The Inside Outside Guys: Concrete basics

Ken Calverley and Chuck Breidenstein
Special to The Detroit News

Welcome to Concrete 101; a primer for any homeowner intending to have a concrete patio, drive or sidewalk installed.

Concrete is a fascinating material whose use is documented back to 700BC where water storage cisterns made of the material were found beneath the desert floor. Both the Romans and Egyptians employed it in construction, most notably the dome in the Roman Pantheon that used un-reinforced concrete to span the roof of that beautiful edifice.

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Concrete is said to be the second most consumed material on earth – behind only water. It is made from readily attainable raw materials and has great characteristics for construction. It is mold-able to virtually any shape, has high compressive strength, is dimensionally stable and highly resistant to many chemicals and most weather.

The Roman Pantheon

Downsides to the material are complaints regarding the effect on Mother Earth in the production of the cement used in concrete and the lack of concrete’s ability to flex or bend.

In its base form concrete consists of cement, sand and gravel – mixed with just enough water to fully hydrate and integrate the mixture. More cement in design will translate to higher strength and higher cost. Today many additives exist through the benefit of science to strengthen concrete, slow or speed cure, give it greater strength, and even make it more “plastic” to reduce volume shrinkage and water usage. Fly Ash and other products are being used to minimize cement content and reduce environmental impact.

“Super” concrete has been developed to allow for taller buildings with smaller footprints, most notably the world’s tallest structure, the Burj Khalifa in Dubai which reaches over 2,700 feet into the air as a freestanding building!

A strength of concrete is that it does not compress when loaded. A weakness of the product is that it does not bend without breaking. To offset this we strategically place steel, which has a great ability to bend without breaking, in concrete pours. You will find embedded steel in roadways, drives, stadiums and high-rise buildings. 

Steel placed in your concrete drive should be placed roughly center of the depth of pour, so about two inches into the nominal four inch thick slab. Not only can this help resist breaking, but it can also help resist “vertical displacement” or the tendency of slab pieces to sink or lift up.

Steel reinforcing should also be coated to protect it from chemicals and rusting.

Concrete is generally specified for residential placement by its ultimate compressive strength rated in PSI or pounds per square inch. In the Industry this is measured 28 days after placement where it is assumed the pour has reached around 90% of its “ultimate compressive strength, or UCS”. If you purchased and placed 3,500PSI concrete, we would assume it would test around 3,200PSI at 28 days.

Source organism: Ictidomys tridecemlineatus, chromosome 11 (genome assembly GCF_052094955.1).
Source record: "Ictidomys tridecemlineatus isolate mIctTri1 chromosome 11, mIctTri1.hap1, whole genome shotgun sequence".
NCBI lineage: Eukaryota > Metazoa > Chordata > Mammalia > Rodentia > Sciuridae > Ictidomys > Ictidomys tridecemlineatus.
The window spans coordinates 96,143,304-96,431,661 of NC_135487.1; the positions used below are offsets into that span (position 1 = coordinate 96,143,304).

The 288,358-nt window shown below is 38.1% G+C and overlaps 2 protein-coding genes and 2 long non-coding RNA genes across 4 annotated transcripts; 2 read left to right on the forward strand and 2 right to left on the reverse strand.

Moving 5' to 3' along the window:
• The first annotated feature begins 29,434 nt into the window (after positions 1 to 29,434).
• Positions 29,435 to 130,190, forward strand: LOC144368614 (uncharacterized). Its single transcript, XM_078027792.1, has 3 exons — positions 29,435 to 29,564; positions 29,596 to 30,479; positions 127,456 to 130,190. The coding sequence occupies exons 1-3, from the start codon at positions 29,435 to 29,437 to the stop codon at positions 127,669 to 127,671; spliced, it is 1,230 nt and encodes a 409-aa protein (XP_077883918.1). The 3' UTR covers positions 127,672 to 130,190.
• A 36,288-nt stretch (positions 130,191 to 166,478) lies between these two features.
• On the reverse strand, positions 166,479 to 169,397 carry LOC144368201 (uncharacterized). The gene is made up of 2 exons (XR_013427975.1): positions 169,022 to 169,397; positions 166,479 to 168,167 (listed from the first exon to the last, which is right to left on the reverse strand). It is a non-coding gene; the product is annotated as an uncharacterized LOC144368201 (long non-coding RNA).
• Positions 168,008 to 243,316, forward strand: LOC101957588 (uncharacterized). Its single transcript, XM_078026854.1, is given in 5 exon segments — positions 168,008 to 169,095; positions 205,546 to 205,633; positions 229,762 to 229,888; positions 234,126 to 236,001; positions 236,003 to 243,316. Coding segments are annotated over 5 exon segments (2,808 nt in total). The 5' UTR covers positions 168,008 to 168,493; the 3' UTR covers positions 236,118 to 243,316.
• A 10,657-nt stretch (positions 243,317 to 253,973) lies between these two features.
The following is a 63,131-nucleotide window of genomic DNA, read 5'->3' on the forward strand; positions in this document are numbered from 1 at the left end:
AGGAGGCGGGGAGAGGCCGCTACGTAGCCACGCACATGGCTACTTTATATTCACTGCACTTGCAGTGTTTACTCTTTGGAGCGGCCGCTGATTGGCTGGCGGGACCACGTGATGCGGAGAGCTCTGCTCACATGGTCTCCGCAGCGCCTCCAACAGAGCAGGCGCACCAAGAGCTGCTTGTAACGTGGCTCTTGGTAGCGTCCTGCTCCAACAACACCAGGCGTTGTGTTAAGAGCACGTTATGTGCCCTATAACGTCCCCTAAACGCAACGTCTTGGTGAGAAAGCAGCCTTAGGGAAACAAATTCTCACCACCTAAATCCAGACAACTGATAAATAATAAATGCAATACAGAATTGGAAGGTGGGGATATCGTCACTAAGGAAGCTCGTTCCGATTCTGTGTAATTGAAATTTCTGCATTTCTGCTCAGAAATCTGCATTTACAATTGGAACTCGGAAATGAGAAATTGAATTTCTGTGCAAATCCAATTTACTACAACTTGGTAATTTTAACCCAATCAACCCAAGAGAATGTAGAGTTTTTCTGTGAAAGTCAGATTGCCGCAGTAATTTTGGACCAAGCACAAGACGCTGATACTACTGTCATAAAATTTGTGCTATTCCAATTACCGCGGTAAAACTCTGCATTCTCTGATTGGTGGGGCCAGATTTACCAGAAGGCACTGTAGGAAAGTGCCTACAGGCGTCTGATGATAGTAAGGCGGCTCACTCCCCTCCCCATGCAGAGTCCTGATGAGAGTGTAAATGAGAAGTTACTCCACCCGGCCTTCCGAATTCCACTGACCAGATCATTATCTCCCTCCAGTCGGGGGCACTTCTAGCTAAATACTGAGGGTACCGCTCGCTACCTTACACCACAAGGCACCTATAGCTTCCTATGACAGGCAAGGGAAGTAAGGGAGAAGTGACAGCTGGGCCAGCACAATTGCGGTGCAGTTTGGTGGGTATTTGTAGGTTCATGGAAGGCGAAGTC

A lot of mistakes can be made during placement that affect UCS. Using “short crews”, (too few people) or untrained crews on a job can encourage abuse. Short crews may add too much water to slow cure and make placement easier. Pouring with a short crew on very hot days may encourage them to begin finishing too early which can cause segregation of the materials and weaken the placement. With a lot of sun exposure the top may dry out while the center and bottom remain hydrated and slow curing.

Short crews may not trowel the curing pour to bring a good sealing paste to the top prior to putting on that “broom” finish. This makes the concrete weaker on top and more susceptible to salt degradation, staining, pitting and spalling. In colder weather short crews may add calcium chloride to the mix to speed up the hydration or cure. The Industry limits this to a maximum 2% by weight. Even then it may contribute to degrading embedded re-steel.

Untrained or short crews might not exercise care in the forming and initial placement such that the finished surface will not drain well or may have many depressions that catch and hold water. The surface of a residential placement for sidewalks, drives, patios, etc should be above existing grade and grass so that the concrete can drain to the surrounding soils in a controlled manner.

We noted the use of water to mix the ingredients of concrete. Design criteria for a batch of concrete will dictate the maximum amount of water to be used. Too little water and you may not fully integrate the materials. Too much water and you can radically diminish design strength and create a situation where you will have significant volume reduction when the concrete cures; also commonly called shrinkage.

This can be noted when a placement is made to the top of a form but five days later the surface of the concrete is well below the top of the form.

Newly placed concrete must be protected from freezing for a minimum 72 hours. Concrete cannot be placed on freezing ground or in standing water. A slow, cool cure is best.

Most all fresh concrete looks the same when new. The proof is in the specification, prep, placement and cure. A true professional will charge a little more up front, but they will “cost” a lot less in the long run when the concrete performs as it should.

For more information on this subject, read "That Sinking Feeling" online at And for more home improvement advice, listen to the Inside Outside Guys every Saturday and Sunday on News/Talk 760 WJR-AM from 10 a.m. to noon or contact us at with your questions.